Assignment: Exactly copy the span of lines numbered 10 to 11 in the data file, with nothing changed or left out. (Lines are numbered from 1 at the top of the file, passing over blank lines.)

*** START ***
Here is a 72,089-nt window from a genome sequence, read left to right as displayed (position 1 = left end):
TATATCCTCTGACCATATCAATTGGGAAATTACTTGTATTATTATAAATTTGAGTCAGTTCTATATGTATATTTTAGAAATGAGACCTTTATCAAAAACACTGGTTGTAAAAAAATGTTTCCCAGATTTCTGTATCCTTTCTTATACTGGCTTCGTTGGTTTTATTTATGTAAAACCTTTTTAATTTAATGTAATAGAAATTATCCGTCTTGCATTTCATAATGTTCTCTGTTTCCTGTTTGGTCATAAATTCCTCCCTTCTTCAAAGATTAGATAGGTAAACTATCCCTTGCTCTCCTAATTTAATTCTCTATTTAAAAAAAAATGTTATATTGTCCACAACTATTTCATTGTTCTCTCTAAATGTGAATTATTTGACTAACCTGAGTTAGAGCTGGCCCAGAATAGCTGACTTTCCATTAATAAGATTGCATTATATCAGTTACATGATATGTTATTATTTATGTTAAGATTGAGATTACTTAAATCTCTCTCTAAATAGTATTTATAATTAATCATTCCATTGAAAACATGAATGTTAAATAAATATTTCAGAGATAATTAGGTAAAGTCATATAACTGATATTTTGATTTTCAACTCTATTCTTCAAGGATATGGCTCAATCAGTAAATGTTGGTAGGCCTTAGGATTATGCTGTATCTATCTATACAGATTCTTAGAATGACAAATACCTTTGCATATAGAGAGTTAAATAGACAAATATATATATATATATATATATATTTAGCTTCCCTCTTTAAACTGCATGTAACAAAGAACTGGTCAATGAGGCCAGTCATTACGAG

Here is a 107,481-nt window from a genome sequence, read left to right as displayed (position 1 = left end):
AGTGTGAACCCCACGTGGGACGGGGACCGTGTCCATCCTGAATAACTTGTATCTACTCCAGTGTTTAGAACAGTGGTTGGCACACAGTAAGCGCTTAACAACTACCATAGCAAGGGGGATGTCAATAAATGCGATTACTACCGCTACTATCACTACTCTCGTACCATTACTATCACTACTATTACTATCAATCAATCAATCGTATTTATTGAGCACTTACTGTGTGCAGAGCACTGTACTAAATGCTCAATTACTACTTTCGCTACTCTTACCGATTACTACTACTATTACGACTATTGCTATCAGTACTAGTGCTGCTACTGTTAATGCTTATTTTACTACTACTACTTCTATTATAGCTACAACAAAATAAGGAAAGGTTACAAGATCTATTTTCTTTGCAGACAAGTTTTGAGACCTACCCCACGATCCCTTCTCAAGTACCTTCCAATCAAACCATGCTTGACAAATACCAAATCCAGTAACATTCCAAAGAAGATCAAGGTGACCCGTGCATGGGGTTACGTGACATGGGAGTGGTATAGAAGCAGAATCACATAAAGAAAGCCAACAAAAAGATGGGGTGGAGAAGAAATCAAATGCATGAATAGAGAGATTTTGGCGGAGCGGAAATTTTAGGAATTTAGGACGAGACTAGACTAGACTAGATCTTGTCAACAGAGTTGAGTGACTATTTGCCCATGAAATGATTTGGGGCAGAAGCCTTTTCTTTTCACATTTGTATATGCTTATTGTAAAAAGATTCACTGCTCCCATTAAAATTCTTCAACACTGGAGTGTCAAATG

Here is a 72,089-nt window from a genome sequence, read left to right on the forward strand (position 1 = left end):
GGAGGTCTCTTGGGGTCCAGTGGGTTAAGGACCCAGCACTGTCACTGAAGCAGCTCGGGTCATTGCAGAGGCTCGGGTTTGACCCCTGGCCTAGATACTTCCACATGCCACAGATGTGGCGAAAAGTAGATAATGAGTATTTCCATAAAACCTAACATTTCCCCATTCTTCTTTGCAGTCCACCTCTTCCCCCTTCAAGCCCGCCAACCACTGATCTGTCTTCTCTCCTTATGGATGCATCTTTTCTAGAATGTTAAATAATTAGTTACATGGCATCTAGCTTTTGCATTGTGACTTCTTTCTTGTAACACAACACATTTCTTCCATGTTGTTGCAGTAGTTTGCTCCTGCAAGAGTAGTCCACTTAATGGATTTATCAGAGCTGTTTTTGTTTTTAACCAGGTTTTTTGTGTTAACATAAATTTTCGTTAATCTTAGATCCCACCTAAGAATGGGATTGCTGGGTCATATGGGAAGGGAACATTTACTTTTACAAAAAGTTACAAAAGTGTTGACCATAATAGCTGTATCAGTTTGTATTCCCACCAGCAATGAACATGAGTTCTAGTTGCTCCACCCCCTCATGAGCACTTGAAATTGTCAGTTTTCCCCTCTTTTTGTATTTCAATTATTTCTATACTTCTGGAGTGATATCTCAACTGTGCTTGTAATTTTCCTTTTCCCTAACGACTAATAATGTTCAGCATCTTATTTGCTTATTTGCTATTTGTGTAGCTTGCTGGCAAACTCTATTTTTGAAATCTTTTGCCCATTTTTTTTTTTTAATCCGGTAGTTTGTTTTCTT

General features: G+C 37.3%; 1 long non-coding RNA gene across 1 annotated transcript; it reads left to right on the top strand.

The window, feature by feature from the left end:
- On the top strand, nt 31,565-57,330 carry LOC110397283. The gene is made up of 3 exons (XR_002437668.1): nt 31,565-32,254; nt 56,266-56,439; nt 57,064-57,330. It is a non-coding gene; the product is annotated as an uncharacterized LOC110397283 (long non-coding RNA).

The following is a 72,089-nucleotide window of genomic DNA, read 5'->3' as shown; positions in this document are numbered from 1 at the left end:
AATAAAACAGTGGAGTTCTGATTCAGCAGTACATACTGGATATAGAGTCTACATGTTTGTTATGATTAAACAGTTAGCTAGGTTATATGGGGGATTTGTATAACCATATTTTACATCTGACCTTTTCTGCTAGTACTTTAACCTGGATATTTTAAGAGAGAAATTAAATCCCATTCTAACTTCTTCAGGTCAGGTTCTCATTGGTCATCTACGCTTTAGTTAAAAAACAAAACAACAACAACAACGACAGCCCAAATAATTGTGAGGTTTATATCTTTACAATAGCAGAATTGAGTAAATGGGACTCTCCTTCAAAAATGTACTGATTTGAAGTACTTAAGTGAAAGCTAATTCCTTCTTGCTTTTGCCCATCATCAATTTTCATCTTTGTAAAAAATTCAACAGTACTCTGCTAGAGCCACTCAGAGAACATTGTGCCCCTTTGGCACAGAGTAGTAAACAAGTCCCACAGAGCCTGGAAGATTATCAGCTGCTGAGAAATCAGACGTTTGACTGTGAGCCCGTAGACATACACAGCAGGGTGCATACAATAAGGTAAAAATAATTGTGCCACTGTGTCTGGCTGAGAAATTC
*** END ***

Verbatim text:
The following is a 72,089-nucleotide window of genomic DNA, read 5'->3' as shown; positions in this document are numbered from 1 at the left end:
AATAAAACAGTGGAGTTCTGATTCAGCAGTACATACTGGATATAGAGTCTACATGTTTGTTATGATTAAACAGTTAGCTAGGTTATATGGGGGATTTGTATAACCATATTTTACATCTGACCTTTTCTGCTAGTACTTTAACCTGGATATTTTAAGAGAGAAATTAAATCCCATTCTAACTTCTTCAGGTCAGGTTCTCATTGGTCATCTACGCTTTAGTTAAAAAACAAAACAACAACAACAACGACAGCCCAAATAATTGTGAGGTTTATATCTTTACAATAGCAGAATTGAGTAAATGGGACTCTCCTTCAAAAATGTACTGATTTGAAGTACTTAAGTGAAAGCTAATTCCTTCTTGCTTTTGCCCATCATCAATTTTCATCTTTGTAAAAAATTCAACAGTACTCTGCTAGAGCCACTCAGAGAACATTGTGCCCCTTTGGCACAGAGTAGTAAACAAGTCCCACAGAGCCTGGAAGATTATCAGCTGCTGAGAAATCAGACGTTTGACTGTGAGCCCGTAGACATACACAGCAGGGTGCATACAATAAGGTAAAAATAATTGTGCCACTGTGTCTGGCTGAGAAATTC